The Wolverine

September 2020

The Wolverine: Covering University of Michigan Football and Sports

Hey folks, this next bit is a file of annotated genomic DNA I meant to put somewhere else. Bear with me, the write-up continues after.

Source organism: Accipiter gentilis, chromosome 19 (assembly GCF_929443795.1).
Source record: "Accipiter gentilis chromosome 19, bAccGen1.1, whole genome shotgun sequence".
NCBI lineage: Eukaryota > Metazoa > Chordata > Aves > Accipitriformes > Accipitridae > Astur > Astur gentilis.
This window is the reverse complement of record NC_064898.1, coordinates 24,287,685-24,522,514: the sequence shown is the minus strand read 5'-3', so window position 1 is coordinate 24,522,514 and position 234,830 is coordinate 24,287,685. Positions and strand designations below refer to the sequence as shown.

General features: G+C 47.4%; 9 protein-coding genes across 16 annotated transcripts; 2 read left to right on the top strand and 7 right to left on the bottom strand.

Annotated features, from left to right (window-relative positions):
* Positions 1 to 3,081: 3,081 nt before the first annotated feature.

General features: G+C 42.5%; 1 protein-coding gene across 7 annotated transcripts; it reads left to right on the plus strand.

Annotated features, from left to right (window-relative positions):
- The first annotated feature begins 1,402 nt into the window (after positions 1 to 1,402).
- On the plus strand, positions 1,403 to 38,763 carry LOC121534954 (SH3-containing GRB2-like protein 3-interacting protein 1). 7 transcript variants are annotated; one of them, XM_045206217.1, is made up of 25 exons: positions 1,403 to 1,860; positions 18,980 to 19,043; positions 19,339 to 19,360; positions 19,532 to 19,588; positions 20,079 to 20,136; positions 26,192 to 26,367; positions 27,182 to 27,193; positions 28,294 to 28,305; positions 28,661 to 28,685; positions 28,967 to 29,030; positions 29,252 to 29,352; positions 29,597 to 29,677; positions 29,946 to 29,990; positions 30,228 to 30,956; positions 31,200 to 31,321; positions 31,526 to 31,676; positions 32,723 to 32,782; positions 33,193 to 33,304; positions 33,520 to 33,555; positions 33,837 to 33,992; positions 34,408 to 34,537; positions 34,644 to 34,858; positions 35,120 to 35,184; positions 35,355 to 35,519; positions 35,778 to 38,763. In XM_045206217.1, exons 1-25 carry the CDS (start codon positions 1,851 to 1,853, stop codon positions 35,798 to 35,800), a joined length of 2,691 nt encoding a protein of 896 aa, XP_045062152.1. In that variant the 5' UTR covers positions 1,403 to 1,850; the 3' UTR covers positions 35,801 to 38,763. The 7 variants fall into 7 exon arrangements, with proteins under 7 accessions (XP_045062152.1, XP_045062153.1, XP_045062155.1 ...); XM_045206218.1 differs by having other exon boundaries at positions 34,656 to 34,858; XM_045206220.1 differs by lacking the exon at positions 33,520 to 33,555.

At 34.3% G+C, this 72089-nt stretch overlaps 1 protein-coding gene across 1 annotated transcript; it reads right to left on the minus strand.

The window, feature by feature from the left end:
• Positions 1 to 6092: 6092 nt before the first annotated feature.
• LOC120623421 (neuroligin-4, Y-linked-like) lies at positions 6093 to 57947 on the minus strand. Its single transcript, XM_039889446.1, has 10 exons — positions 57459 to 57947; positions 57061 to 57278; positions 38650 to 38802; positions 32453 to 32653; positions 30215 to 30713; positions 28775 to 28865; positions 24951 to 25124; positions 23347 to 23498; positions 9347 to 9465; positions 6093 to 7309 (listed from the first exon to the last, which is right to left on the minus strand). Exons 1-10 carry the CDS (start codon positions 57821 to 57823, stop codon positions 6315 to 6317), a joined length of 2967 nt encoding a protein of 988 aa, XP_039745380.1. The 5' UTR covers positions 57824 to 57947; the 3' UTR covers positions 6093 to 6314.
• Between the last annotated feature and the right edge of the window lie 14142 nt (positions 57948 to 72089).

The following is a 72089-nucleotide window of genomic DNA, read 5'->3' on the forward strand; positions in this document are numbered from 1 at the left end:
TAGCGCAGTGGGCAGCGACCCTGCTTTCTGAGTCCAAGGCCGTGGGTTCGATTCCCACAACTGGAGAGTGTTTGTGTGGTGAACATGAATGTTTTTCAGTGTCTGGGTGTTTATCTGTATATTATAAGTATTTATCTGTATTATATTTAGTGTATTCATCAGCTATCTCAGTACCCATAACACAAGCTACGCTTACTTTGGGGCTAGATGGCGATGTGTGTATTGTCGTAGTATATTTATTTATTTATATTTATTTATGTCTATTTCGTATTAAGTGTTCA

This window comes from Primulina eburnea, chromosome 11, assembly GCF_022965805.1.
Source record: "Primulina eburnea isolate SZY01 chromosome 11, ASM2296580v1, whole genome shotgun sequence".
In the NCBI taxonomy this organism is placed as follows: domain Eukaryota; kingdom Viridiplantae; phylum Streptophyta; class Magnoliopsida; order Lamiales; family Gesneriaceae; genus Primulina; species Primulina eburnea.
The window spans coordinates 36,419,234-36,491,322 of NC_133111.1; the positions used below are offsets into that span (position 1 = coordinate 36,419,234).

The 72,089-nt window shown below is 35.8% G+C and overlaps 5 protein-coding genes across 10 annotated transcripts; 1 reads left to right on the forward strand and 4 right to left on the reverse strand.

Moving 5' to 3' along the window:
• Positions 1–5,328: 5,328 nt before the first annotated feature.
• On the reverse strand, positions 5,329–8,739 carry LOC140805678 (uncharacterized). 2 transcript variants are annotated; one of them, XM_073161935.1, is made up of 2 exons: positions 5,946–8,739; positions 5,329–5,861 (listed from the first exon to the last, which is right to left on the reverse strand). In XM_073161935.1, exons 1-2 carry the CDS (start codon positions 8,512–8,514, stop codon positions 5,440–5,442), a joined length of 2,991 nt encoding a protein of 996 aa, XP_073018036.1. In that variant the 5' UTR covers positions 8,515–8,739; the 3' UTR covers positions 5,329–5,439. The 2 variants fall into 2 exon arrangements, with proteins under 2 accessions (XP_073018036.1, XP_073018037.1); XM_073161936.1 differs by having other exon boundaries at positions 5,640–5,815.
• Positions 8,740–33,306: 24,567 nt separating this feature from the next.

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50 THE WOLVERINE SEPTEMBER 2020 I t was no surprise when the Big Ten finally shut down fall sports Aug. 11, not even to the play- ers in Schembechler Hall. After months of players doing whatever they could to prepare for fall foot- ball, from finding monkey bars on abandoned playgrounds to breaking out dad's old weights in the garage, there was still a sense of inevitabil- ity in the building (according to many we've spoken with) that it was all for naught. The hot takes followed, as they always do: "It's the demise of Big Ten football should the SEC, ACC and Big 12 make it through their seasons," was a popular one. Extremists like former Notre Dame head coach Lou Holtz even predicted the pandemic would end after the November election. On the flip side, many others ad- monished the decision makers from the southern conferences, calling it irresponsible and wondering how they could put their student-athletes in such danger. "Why aren't they listening to the doctors?" some were saying. Fact is, they were. The ACC deci- sion, in fact, was influenced by Duke University's Dr. Cameron Wolfe, the chairman of the ACC's medical ad- visory team. He told Sports Business Daily he believed football could be safely played this fall. "Will it be tough? Yes," he said. "Will it be expensive and hard and lots of work? For sure. But I do be- lieve you can sufficiently mitigate the risk of bringing COVID onto the football field or into the training room at a level that's no different than living as a student on campus." In short, like many other subjects in this country these days, there's no consensus, even among the medi- cal experts. That should come as a surprise to no one. Take jury trials in which both plaintiffs and defendants call doctors as expert witnesses. One's strep throat is the other's Bubonic Plague. But the one area in which many are in agreement — this wasn't han- dled well. Michigan redshirt junior safety Hunter Reynolds lamented that the decision-makers didn't even ask for players' input. "I think we definitely feel like our opinion and our voice wasn't heard in the matter," Reynolds said on a FOX News interview. Fellow defensive back and fifth- year senior Tyler Cochran took it a step further on Instagram. "Unfortunately, the incompetent Presidents of the [Big Ten] decided, despite constant testing and strict protocols, that the voices of the players were irrelevant and can- celed the season," Cochran wrote. "It's even more disappointing that [Michigan President Mark Schlissel] did not come speak to our team or even explain his decision-making process. Not surprising since I've never seen him in the facility in my four-plus years here." Harsh, for sure, but undoubtedly one of the reasons the U-M parents were so disappointed in the outcome. "We feel that the decision to cancel the 2020 season was premature," they wrote. "We also believe the Big Ten and university presidents failed to ex- ercise due diligence by not acquiring the input of the very student-athletes their decision would impact." Among their requests were video meetings with Big Ten commissioner Kevin Warren and Schlissel, detailed descriptions of the facts used to cancel the season, the protocols and safety practices for all Big Ten teams, and a reversal of the postponement of the 10-game football season. Though the latter remains un- likely, the parents have continued to press the issue. Their sons and the coaches jumped through every hoop asked, they noted. "The fact our staff and coaches bent over backwards to isolate them, they found them that hotel, they had grab-and-go meals, they had the whole thing sanitized — are you kidding me?" asked Lisa Mc- Caffrey, mother of redshirt junior quarterback Dylan McCaffrey. "The stuff they went through to make it so these kids could [play], and they knew all along they weren't going to be playing? What a waste. That is psychological torture." That may be a bit overly dramatic. This is disappointment, not tragedy, and young college football players face adversity in their lives all the time. Regardless, this is a tough one for them, especially since there's one thing we still don't know — was the fall shutdown really necessary? Time will tell. Column after column has been written — some pro, some con — but the future will provide our evidence. Even then, just as today, numbers will be spun to fit narratives, and there will be disagreement. Either way, don't expect the Big Ten to change its decision. And that leads us to the last kick in the groin for us Michiganders: The Detroit Lions will be the ones carrying the football torch for us this fall. Indeed — football gods, help us all. ❑ Chris Balas has been with The Wolver- ine since 1997. Contact him at cbalas@ and follow him on Twitter @Balas_Wolverine. INSIDE MICHIGAN   CHRIS BALAS On Deaf Ears Parents of Michigan football players pub- licly released a letter Aug. 17 praising the protocols in place under head coach Jim Harbaugh and his staff, and ultimately ask- ing for a reversal of the decision to postpone Big Ten football until the spring. PHOTO BY LON HORWEDEL

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